Knowing this leaves no good alternative for the poor westerners other than the good old repetitive attempts for regime change, which we know has been tried many, many times with various types and tools which Includes but not limited to proxy war, various assassinations, cope, insurgency, ethnic uprisings, various economic, scientific, political containments, various sanctions and limiting, various attempted color revolutions, etc. etc. etc. we know so far none has worked. Now, the question westerners like yourself need to ask is, why the damn think don’t work?

    The answer is simple which I didn’t know myself till I traveled inside Iran a few years back, the answer I got is that Iranian people are more informed than what you think of them, they know what is going on and what and where their best long term interest is, especially in regard with Iran’s relations with the west. Iranians, like many westerners may have some dispute on social and economic issues with their elected governments, but have zero disputes; debut or mistrust on their government’s handling of Iranian international rights or affairs.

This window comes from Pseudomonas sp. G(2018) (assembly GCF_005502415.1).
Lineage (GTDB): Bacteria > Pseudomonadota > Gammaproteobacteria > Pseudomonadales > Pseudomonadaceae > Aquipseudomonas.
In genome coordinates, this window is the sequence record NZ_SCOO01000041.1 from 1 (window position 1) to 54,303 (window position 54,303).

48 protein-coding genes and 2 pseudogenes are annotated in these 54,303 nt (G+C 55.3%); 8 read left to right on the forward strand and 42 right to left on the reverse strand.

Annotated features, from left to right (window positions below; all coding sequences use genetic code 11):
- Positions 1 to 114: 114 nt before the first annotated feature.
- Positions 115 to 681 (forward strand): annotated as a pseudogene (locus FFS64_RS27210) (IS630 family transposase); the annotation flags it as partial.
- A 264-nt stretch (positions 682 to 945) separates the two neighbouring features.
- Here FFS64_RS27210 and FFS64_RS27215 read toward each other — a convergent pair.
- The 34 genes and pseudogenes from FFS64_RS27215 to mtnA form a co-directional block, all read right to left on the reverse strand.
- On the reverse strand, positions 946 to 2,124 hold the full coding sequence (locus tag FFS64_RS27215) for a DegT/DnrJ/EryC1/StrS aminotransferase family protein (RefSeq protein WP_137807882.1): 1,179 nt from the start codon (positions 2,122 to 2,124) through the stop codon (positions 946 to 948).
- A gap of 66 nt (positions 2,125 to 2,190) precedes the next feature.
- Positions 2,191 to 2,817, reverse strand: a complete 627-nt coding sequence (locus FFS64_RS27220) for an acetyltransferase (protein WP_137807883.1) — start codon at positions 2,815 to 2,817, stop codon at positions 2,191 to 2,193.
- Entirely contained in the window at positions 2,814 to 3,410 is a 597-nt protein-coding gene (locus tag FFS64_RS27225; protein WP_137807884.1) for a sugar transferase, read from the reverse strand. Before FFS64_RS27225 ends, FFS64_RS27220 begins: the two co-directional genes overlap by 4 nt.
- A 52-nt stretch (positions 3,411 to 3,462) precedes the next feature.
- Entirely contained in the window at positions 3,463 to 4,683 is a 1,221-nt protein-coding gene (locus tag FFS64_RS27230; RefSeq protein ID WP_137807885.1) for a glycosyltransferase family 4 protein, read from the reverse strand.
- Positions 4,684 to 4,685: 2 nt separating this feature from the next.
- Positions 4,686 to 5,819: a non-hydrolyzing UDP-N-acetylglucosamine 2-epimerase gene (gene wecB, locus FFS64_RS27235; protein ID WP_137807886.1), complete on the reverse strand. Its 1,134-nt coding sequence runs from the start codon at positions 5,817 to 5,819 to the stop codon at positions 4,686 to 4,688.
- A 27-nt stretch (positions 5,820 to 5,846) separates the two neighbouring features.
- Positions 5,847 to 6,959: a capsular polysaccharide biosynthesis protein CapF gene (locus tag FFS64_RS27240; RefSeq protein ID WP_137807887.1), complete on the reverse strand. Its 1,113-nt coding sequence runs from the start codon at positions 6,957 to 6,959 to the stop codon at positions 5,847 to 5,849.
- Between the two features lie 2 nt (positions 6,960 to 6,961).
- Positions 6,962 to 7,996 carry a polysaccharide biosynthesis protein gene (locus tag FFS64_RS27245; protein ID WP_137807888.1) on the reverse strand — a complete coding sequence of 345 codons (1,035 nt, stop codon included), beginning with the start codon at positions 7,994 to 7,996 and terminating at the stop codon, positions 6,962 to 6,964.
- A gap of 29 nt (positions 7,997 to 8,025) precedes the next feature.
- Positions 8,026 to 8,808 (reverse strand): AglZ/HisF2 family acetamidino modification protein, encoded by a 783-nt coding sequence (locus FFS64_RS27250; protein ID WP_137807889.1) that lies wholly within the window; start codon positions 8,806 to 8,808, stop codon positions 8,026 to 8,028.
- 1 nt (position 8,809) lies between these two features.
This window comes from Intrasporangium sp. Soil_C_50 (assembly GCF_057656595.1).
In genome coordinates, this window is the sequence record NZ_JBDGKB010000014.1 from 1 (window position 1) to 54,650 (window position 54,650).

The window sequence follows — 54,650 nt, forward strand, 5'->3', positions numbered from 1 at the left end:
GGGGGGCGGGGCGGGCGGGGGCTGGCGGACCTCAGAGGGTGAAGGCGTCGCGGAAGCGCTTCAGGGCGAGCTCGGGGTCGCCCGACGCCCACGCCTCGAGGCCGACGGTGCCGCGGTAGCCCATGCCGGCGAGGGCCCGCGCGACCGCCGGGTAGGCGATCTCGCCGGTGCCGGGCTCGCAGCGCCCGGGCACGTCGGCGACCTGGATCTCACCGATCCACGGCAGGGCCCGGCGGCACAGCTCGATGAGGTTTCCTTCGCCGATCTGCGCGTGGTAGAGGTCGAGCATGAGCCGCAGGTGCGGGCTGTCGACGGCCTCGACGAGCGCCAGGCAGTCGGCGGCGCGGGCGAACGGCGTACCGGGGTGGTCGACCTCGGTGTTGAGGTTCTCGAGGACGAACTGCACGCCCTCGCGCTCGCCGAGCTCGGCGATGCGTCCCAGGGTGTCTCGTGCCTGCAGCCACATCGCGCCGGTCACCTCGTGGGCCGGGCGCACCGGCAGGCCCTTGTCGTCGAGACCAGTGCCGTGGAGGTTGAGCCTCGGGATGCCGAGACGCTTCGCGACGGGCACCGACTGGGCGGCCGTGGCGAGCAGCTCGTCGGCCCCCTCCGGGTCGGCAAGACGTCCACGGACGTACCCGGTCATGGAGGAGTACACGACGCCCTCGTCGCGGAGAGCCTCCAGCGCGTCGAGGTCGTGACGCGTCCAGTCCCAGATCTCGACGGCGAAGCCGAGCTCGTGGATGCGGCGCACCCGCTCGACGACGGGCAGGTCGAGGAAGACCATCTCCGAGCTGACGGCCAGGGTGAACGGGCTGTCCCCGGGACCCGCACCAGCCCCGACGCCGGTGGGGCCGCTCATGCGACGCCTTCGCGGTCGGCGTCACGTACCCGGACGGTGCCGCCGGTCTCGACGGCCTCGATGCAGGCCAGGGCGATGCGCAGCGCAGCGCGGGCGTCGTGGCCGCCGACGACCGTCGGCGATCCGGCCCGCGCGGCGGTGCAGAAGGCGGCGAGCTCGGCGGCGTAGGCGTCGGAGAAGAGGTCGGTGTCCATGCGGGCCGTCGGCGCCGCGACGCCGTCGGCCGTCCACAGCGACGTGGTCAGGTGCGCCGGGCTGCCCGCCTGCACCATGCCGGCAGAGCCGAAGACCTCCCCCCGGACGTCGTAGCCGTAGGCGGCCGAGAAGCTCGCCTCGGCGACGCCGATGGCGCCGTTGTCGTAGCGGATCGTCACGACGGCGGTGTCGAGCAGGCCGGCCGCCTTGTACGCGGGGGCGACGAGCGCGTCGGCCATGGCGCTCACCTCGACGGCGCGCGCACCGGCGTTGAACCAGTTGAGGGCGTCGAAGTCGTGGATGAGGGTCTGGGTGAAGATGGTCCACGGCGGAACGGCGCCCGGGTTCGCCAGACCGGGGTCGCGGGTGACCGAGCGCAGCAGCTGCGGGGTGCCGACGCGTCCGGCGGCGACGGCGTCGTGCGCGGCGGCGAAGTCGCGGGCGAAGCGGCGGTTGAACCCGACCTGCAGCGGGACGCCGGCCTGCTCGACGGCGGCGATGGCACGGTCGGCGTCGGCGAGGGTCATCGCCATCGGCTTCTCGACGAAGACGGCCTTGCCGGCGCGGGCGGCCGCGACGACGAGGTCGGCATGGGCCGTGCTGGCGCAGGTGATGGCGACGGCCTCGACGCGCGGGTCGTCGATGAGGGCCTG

To change that side of the Iranian mindset with experience and mistrust they have on western countries including yours, is and would be tough, it will not happen with just a nice smile, new year greetings and reading them Hafez and Sadie poems, they have seen that movie before.

    Please don’t hesitate to ask me to supply references for past western attempted regime change types, tools and times.


  37. fyi says:

    nico says:
    April 17, 2013 at 5:44 pm

    There is no sense of distress in Tehran among the Iranian leaders.

    The sanctions against the Ba’ath State in Iraq were crumbling in 2000; I expect those against Iran to crumble even earlier.

    The fact is, as long as US planners are unwilling to admit the brutal fact of Iran’s rising after the destruction of the Ba’ath state in Iraq, there will be only more of the same from them.

    No cooperation with Iran – even on common tactical issues – is any longer possible.

    That game is over.

    In 2014 there might be another attempt at cease fire, but not until then.

  38. kooshy says:

    Fiorangela says:
    April 17, 2013 at 4:07 pm

    As long as I am paying the bills — i.e. taxes — I do not cede my informed voice on how US conducts its foreign policy, nor give my consent to think tankers to overly influence foreign policy.

    Fior- I fully agree that’s the starting point for a civil disobedience even if it doesn’t make an immediate effect. One should not stay quiet just because his voice is not allowed to be heard, especially now and as long as the internet is not regulated one should raise his voice.

  39. kooshy says:

    One can just imagine how hard is for Mr. Obama and his supporters to argue with this man from their position? so when one like Mr. Obama can’t debate and argue from his unjust and illogical position he will resort to I can’t hear what you say.